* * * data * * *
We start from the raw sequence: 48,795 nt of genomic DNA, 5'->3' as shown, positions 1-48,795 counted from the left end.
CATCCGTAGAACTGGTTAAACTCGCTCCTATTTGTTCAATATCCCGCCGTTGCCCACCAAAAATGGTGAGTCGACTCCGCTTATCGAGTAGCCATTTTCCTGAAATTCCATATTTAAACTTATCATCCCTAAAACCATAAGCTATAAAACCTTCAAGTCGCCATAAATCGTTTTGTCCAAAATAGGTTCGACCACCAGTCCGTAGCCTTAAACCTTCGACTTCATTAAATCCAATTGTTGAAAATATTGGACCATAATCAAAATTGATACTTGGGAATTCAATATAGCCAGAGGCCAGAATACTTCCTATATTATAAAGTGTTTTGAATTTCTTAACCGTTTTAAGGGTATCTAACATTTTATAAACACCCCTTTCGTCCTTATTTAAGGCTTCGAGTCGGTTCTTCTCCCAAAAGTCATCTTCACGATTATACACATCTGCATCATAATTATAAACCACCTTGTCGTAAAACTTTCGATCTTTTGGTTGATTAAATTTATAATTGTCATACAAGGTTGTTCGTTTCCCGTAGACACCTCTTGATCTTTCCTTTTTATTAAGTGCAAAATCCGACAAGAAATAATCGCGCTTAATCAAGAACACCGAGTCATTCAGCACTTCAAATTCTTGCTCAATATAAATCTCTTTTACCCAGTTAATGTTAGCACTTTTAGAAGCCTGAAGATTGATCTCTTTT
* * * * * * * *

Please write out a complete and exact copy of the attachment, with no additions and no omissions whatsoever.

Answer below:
We start from the raw sequence: 48,795 nt of genomic DNA, 5'->3' as shown, positions 1-48,795 counted from the left end.
CATCCGTAGAACTGGTTAAACTCGCTCCTATTTGTTCAATATCCCGCCGTTGCCCACCAAAAATGGTGAGTCGACTCCGCTTATCGAGTAGCCATTTTCCTGAAATTCCATATTTAAACTTATCATCCCTAAAACCATAAGCTATAAAACCTTCAAGTCGCCATAAATCGTTTTGTCCAAAATAGGTTCGACCACCAGTCCGTAGCCTTAAACCTTCGACTTCATTAAATCCAATTGTTGAAAATATTGGACCATAATCAAAATTGATACTTGGGAATTCAATATAGCCAGAGGCCAGAATACTTCCTATATTATAAAGTGTTTTGAATTTCTTAACCGTTTTAAGGGTATCTAACATTTTATAAACACCCCTTTCGTCCTTATTTAAGGCTTCGAGTCGGTTCTTCTCCCAAAAGTCATCTTCACGATTATACACATCTGCATCATAATTATAAACCACCTTGTCGTAAAACTTTCGATCTTTTGGTTGATTAAATTTATAATTGTCATACAAGGTTGTTCGTTTCCCGTAGACACCTCTTGATCTTTCCTTTTTATTAAGTGCAAAATCCGACAAGAAATAATCGCGCTTAATCAAGAACACCGAGTCATTCAGCACTTCAAATTCTTGCTCAATATAAATCTCTTTTACCCAGTTAATGTTAGCACTTTTAGAAGCCTGAAGATTGATCTCTTTT